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J Natl Cancer Inst. 2012 Aug 8;104(15):1133-63. doi: 10.1093/jnci/djs285. Epub 2012 Jul 31.

Use of geriatric assessment for older adults in the oncology setting: a systematic review.

Author information

1
Lawrence S. Bloomberg Faculty of Nursing, University of Toronto, Toronto, ON, Canada. martine.puts@utoronto.ca

Abstract

BACKGROUND:

Geriatric assessment is a multidisciplinary diagnostic process that evaluates the older adult's medical, psychological, social, and functional capacity. No systematic review of the use of geriatric assessment in oncology has been conducted. The goals of this systematic review were: 1) to provide an overview of all geriatric assessment instruments used in the oncology setting; 2) to examine the feasibility and psychometric properties of those instruments; and 3) to systematically evaluate the effectiveness of geriatric assessment in predicting or modifying outcomes (including the impact on treatment decision making, toxicity of treatment, and mortality).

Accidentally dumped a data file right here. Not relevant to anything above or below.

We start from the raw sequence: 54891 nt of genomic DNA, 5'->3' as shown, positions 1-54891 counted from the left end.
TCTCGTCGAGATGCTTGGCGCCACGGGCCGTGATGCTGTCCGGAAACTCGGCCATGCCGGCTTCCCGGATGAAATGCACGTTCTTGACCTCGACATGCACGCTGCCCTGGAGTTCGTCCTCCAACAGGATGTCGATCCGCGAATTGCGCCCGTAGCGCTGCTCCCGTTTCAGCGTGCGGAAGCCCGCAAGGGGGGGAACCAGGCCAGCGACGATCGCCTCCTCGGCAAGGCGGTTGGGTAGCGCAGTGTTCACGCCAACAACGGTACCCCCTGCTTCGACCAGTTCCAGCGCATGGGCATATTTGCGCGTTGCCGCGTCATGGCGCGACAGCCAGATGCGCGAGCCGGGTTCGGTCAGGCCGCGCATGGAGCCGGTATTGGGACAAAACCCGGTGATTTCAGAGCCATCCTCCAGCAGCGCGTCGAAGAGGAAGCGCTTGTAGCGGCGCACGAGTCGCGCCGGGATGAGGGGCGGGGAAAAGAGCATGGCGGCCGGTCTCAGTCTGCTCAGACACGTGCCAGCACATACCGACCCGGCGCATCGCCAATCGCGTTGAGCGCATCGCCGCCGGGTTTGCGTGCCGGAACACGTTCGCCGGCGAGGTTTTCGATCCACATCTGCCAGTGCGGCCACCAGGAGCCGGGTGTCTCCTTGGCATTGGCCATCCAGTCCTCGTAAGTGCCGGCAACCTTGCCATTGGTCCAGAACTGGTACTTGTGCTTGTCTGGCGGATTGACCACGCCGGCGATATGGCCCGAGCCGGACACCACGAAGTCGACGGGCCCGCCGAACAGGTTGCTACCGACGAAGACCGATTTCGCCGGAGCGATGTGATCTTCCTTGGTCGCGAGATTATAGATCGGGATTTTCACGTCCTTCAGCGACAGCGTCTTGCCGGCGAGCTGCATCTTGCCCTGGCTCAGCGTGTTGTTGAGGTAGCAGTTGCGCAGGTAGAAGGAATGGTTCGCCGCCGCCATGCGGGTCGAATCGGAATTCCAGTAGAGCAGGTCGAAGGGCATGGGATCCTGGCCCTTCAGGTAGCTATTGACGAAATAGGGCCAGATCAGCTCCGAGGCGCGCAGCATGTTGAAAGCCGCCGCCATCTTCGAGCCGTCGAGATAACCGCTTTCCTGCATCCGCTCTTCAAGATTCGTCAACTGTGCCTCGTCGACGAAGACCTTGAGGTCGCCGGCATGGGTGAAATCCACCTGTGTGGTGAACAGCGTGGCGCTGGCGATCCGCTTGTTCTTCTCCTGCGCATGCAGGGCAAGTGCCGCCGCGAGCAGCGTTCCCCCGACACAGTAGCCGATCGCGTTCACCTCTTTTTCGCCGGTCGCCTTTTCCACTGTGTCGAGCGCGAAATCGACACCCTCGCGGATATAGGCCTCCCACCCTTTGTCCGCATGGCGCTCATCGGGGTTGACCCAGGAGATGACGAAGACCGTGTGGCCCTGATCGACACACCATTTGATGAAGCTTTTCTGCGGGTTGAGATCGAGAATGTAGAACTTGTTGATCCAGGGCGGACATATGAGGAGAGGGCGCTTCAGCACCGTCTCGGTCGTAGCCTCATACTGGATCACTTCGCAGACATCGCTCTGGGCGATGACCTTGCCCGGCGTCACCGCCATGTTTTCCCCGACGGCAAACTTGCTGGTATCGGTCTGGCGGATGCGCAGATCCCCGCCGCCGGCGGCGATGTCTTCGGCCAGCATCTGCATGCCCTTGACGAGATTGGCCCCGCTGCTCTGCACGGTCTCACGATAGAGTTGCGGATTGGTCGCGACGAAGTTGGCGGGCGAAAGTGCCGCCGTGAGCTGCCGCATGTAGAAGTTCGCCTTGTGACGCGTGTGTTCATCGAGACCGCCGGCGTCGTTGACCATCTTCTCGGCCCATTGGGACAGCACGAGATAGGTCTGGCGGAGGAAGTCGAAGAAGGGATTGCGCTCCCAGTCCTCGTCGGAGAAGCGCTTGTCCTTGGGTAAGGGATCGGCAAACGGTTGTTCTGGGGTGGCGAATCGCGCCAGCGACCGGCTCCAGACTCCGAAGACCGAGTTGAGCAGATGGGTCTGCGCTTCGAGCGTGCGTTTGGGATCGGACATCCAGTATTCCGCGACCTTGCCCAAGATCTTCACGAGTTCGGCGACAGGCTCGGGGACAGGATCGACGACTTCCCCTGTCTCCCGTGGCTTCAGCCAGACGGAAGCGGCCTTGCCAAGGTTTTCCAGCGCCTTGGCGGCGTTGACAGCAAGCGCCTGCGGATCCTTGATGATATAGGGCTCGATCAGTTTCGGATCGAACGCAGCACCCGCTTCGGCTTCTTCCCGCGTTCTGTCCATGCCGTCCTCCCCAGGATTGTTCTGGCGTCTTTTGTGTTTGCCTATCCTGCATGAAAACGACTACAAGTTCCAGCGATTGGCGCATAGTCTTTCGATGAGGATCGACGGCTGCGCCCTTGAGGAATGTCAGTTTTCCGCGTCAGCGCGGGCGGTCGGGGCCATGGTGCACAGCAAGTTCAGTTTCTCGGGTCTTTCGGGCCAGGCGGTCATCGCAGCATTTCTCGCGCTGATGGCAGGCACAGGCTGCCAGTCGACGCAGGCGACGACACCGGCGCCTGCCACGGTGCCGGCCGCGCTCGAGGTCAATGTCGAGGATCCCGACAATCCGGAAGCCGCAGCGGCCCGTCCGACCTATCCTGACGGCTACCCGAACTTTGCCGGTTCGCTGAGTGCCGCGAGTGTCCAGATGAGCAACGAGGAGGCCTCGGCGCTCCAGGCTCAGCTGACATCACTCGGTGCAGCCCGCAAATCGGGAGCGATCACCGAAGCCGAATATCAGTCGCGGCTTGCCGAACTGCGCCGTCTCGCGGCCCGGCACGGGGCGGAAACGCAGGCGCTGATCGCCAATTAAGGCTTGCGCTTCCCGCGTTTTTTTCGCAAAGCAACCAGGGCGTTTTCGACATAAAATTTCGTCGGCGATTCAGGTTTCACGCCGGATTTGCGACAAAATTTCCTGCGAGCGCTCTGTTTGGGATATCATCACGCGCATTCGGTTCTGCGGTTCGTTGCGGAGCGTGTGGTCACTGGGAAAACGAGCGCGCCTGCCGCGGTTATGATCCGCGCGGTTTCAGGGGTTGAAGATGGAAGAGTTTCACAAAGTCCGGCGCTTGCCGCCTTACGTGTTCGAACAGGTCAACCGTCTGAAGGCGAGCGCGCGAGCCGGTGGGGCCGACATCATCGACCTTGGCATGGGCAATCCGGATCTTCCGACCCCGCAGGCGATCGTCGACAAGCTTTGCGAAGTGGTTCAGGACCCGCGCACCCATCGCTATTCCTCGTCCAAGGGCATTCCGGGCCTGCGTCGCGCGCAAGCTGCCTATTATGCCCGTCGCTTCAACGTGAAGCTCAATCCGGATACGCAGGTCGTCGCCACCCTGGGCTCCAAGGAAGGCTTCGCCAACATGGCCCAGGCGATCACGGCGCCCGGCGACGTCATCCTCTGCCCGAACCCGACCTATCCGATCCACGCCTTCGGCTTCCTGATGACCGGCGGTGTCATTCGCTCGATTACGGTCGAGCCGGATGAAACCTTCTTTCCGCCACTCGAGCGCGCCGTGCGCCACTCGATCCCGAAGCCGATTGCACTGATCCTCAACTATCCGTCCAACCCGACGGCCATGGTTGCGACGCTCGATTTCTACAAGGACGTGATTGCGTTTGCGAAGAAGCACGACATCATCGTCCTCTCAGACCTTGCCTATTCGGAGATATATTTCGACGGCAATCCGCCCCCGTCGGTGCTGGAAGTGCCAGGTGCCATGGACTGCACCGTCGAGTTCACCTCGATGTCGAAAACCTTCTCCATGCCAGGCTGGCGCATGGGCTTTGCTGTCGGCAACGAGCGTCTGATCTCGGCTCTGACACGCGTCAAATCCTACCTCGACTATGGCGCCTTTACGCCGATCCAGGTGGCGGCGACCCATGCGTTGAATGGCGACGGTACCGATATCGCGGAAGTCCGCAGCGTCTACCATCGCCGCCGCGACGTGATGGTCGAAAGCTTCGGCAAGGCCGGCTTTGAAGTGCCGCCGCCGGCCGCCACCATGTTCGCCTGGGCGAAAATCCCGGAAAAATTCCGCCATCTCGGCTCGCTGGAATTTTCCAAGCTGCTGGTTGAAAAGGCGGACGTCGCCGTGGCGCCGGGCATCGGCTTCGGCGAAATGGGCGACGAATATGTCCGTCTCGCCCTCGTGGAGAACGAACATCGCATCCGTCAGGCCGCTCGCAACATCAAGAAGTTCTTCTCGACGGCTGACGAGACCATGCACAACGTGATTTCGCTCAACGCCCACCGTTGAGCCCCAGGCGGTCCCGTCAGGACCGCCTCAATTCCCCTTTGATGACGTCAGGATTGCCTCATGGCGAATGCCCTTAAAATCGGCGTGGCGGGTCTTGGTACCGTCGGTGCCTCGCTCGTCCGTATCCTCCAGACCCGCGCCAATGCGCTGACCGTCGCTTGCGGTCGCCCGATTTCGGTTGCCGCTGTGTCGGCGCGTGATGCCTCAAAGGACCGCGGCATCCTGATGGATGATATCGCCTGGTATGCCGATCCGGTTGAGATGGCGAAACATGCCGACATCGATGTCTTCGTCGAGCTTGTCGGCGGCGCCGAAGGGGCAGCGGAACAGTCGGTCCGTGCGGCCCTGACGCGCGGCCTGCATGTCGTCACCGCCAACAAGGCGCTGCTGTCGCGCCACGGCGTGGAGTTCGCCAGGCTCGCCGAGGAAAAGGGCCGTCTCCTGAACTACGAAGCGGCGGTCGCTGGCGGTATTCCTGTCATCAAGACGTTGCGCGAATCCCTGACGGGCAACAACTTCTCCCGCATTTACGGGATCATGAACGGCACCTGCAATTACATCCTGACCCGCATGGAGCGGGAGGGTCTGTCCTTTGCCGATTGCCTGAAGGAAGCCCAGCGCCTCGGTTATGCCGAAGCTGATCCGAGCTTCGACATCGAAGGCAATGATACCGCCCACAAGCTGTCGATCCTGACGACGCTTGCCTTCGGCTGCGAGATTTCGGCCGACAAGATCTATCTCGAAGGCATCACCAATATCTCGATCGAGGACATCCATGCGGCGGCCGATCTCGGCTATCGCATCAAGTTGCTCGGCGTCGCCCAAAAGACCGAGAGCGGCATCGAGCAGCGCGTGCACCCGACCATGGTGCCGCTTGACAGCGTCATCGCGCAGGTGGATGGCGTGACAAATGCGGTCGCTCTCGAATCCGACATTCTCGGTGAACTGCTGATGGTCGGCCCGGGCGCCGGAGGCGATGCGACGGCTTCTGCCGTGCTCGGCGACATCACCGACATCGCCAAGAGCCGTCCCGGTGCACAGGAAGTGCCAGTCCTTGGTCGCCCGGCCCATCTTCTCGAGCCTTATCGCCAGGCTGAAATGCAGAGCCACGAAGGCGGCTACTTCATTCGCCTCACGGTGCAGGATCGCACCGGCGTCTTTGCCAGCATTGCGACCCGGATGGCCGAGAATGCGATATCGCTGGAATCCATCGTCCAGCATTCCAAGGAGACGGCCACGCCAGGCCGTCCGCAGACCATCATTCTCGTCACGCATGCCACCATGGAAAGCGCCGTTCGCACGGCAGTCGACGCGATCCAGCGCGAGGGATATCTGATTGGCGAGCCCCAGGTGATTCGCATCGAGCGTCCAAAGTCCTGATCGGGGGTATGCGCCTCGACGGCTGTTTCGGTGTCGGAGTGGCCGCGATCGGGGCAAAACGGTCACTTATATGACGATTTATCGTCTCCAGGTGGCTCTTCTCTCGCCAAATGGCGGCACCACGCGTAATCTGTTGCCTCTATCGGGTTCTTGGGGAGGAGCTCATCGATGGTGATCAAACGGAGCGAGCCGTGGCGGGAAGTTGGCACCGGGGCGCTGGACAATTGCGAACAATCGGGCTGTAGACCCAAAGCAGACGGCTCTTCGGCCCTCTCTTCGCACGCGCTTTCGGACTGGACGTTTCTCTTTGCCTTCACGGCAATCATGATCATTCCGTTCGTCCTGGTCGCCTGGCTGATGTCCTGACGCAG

METHODS:

We searched Medline, Embase, Psychinfo, Cinahl, and the Cochrane Library for articles published in English, French, Dutch, or German between January 1, 1996, and November 16, 2010, reporting on cross-sectional, longitudinal, interventional, or observational studies that assessed the feasibility or effectiveness of geriatric assessment instruments. The quality of articles was evaluated using relevant quality assessment frameworks.

RESULTS:

We identified 83 articles that reported on 73 studies. The quality of most studies was poor to moderate. Eleven studies examined psychometric properties or diagnostic accuracy of the geriatric assessment instruments used. The assessment generally took 10-45 min. Geriatric assessment was most often completed to describe a patient's health and functional status. Specific domains of geriatric assessment were associated with treatment toxicity in 6 of 9 studies and with mortality in 8 of 16 studies. Of the four studies that examined the impact of geriatric assessment on the cancer treatment decision, two found that geriatric assessment impacted 40%-50% of treatment decisions.

CONCLUSION:

Geriatric assessment in the oncology setting is feasible, and some domains are associated with adverse outcomes. However, there is limited evidence that geriatric assessment impacted treatment decision making. Further research examining the effectiveness of geriatric assessment on treatment decisions and outcomes is needed.

PMID:
22851269
PMCID:
PMC3413614
DOI:
10.1093/jnci/djs285
[Indexed for MEDLINE]
Free PMC Article

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